A extraction socket bone graft for dental implants that has a non-dissolvable membrane should look like this while it is healing. This procedure is done in preparation for dental implants.
My patient called me to ask what is that white thing there? I told him that it is a non-dissolvable PTFE (polytetrafluoroethylene) membrane with PTFE stitches. It holds the bone in and prevents gum from growing into the socket.
This is intended to stay like this for about 3-6 weeks. The reason why I suggest you have your socket bone graft done this way is that the results are very predictable. This white membrane with good technique has a very predictable outcome. It is all about the technique not so much the product. Experience matters. The most important thing is that your socket is completely cleaned out and that the membrane is stable.
He just really wondered what this white piece was. He came back a few weeks later and I snipped the sutures and removed the membrane in about 60 seconds. This is typically very painless.
After removal of the membrane you should see pink new gum healing with possibly some surface bone particles if a particulate graft was used.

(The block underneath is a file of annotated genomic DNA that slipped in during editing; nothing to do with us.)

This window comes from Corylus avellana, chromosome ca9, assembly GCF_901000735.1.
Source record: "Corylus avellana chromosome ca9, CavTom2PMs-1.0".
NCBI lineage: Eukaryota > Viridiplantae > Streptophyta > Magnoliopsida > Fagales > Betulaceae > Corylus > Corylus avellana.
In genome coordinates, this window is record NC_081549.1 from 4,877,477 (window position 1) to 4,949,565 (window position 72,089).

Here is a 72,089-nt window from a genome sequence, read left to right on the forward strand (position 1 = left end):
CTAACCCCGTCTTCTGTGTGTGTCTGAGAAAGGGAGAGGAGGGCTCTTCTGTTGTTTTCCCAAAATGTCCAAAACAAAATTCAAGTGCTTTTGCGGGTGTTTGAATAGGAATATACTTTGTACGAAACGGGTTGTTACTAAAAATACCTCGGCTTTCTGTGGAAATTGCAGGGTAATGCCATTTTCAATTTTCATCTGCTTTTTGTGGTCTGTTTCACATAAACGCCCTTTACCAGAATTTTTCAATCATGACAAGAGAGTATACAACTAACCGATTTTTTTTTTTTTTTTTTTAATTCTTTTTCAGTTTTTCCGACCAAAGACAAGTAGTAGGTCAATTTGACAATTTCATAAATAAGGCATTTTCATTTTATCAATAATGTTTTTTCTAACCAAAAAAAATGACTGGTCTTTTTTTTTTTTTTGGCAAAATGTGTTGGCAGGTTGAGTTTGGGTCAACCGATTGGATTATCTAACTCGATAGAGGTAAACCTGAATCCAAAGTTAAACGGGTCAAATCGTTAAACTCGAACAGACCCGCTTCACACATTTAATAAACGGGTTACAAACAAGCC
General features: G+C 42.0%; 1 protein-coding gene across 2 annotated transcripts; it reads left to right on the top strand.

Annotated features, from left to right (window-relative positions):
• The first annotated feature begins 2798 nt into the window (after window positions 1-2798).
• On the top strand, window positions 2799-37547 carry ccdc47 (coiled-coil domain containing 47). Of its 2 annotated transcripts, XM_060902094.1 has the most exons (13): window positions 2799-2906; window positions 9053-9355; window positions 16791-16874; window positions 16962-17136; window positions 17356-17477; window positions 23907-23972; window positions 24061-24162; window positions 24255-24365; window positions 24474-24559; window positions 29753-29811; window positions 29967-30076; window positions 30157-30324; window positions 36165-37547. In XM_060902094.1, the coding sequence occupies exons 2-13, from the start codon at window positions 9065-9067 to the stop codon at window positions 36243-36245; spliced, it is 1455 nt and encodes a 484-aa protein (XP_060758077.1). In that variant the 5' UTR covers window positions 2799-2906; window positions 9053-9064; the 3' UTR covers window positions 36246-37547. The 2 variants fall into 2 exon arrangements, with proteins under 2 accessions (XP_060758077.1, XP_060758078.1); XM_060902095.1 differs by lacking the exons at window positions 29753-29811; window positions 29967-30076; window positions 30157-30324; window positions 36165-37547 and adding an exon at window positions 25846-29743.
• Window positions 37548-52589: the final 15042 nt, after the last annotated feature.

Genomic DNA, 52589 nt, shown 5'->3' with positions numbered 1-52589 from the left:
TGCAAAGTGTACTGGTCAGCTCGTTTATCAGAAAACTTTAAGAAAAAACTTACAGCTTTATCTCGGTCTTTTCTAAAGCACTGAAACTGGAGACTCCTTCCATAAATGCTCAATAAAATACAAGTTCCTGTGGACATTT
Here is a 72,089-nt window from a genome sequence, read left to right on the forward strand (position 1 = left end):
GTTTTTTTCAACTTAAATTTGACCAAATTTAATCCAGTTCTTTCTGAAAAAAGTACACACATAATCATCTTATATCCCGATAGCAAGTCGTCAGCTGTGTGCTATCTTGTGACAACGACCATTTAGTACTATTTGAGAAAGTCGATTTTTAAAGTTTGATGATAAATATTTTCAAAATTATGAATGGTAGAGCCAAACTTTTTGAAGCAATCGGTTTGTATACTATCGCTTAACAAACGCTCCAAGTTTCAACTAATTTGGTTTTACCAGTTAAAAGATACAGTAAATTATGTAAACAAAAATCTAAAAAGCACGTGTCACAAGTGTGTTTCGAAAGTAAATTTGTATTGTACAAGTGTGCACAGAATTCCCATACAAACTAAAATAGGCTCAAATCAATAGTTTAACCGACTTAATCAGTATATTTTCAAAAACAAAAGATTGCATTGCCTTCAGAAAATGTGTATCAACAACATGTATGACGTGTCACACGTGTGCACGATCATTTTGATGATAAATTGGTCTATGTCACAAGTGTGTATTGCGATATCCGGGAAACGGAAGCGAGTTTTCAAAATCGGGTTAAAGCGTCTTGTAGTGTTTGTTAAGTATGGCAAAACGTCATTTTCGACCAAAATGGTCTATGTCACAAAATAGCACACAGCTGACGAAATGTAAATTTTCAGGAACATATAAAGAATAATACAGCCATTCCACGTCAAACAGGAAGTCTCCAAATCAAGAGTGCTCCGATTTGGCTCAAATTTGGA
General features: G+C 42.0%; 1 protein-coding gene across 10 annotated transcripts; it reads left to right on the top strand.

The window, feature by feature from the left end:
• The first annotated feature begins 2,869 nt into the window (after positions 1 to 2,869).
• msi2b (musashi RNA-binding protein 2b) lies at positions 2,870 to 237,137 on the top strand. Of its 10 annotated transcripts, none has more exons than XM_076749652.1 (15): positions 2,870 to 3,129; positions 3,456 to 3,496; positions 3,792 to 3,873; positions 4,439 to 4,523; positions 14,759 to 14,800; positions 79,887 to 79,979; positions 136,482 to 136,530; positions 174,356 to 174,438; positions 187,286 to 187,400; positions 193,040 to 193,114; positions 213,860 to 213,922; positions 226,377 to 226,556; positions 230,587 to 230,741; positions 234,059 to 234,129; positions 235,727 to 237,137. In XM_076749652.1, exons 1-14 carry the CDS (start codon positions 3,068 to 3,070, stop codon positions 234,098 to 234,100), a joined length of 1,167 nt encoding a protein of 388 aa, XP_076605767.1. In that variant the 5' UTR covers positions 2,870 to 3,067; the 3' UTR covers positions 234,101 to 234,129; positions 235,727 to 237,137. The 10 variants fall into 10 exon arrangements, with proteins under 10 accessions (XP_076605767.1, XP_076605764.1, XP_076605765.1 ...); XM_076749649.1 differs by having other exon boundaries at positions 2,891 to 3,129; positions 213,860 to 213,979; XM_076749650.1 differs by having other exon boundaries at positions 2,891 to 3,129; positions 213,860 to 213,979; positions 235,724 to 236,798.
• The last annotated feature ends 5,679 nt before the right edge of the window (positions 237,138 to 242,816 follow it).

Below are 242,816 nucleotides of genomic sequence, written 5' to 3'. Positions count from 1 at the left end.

Here is the complete photo series from failing root canal x-ray, extraction, bone graft, membrane healing at 10 days, implant placement with L PRF platelet gel, final x-ray of two dental implants:
So it is important to clarify that on this patient that I extracted two bad root canal teeth that this membrane was purposely left exposed. Some membranes that I put in are under the gum and not intended to be exposed at all. The specific type of PTFE membrane does well exposed.
If you have had this done, do not chew on this area until everything is completely healed and the membrane is out. The bone typically takes 4-6 months to form.
Ramsey A. Amin, D.D.S.
Diplomate of the American Board of Oral Implantology /Implant Dentistry
Fellow-American Academy of Implant Dentistry